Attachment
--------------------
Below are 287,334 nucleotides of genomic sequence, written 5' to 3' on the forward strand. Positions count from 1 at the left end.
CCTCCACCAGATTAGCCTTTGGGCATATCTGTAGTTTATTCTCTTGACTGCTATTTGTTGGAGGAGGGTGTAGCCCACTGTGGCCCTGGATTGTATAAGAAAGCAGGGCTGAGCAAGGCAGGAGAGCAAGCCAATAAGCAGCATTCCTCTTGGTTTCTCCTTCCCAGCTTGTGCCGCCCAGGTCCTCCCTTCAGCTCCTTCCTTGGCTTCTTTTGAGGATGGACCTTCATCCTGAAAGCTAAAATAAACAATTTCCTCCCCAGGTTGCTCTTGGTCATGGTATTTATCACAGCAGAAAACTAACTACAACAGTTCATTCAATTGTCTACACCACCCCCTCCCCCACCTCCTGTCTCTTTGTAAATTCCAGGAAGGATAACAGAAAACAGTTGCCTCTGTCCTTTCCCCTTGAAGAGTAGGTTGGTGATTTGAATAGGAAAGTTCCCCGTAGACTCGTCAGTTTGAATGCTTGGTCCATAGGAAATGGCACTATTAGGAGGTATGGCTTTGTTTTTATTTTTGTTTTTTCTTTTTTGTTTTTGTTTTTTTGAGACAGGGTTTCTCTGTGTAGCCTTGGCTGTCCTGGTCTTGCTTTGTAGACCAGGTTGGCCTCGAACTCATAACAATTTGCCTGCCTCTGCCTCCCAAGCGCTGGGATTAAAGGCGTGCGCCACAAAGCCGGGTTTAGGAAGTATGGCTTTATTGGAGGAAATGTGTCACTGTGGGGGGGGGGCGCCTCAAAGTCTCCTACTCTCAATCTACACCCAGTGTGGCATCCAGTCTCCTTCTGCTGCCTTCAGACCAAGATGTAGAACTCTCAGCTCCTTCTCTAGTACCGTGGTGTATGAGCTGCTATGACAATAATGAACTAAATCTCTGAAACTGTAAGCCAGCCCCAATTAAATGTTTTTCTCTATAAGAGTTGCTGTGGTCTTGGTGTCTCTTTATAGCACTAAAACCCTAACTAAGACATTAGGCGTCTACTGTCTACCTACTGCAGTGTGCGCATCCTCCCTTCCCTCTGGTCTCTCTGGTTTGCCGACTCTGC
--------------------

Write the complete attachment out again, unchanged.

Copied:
Below are 287,334 nucleotides of genomic sequence, written 5' to 3' on the forward strand. Positions count from 1 at the left end.
CCTCCACCAGATTAGCCTTTGGGCATATCTGTAGTTTATTCTCTTGACTGCTATTTGTTGGAGGAGGGTGTAGCCCACTGTGGCCCTGGATTGTATAAGAAAGCAGGGCTGAGCAAGGCAGGAGAGCAAGCCAATAAGCAGCATTCCTCTTGGTTTCTCCTTCCCAGCTTGTGCCGCCCAGGTCCTCCCTTCAGCTCCTTCCTTGGCTTCTTTTGAGGATGGACCTTCATCCTGAAAGCTAAAATAAACAATTTCCTCCCCAGGTTGCTCTTGGTCATGGTATTTATCACAGCAGAAAACTAACTACAACAGTTCATTCAATTGTCTACACCACCCCCTCCCCCACCTCCTGTCTCTTTGTAAATTCCAGGAAGGATAACAGAAAACAGTTGCCTCTGTCCTTTCCCCTTGAAGAGTAGGTTGGTGATTTGAATAGGAAAGTTCCCCGTAGACTCGTCAGTTTGAATGCTTGGTCCATAGGAAATGGCACTATTAGGAGGTATGGCTTTGTTTTTATTTTTGTTTTTTCTTTTTTGTTTTTGTTTTTTTGAGACAGGGTTTCTCTGTGTAGCCTTGGCTGTCCTGGTCTTGCTTTGTAGACCAGGTTGGCCTCGAACTCATAACAATTTGCCTGCCTCTGCCTCCCAAGCGCTGGGATTAAAGGCGTGCGCCACAAAGCCGGGTTTAGGAAGTATGGCTTTATTGGAGGAAATGTGTCACTGTGGGGGGGGGGCGCCTCAAAGTCTCCTACTCTCAATCTACACCCAGTGTGGCATCCAGTCTCCTTCTGCTGCCTTCAGACCAAGATGTAGAACTCTCAGCTCCTTCTCTAGTACCGTGGTGTATGAGCTGCTATGACAATAATGAACTAAATCTCTGAAACTGTAAGCCAGCCCCAATTAAATGTTTTTCTCTATAAGAGTTGCTGTGGTCTTGGTGTCTCTTTATAGCACTAAAACCCTAACTAAGACATTAGGCGTCTACTGTCTACCTACTGCAGTGTGCGCATCCTCCCTTCCCTCTGGTCTCTCTGGTTTGCCGACTCTGC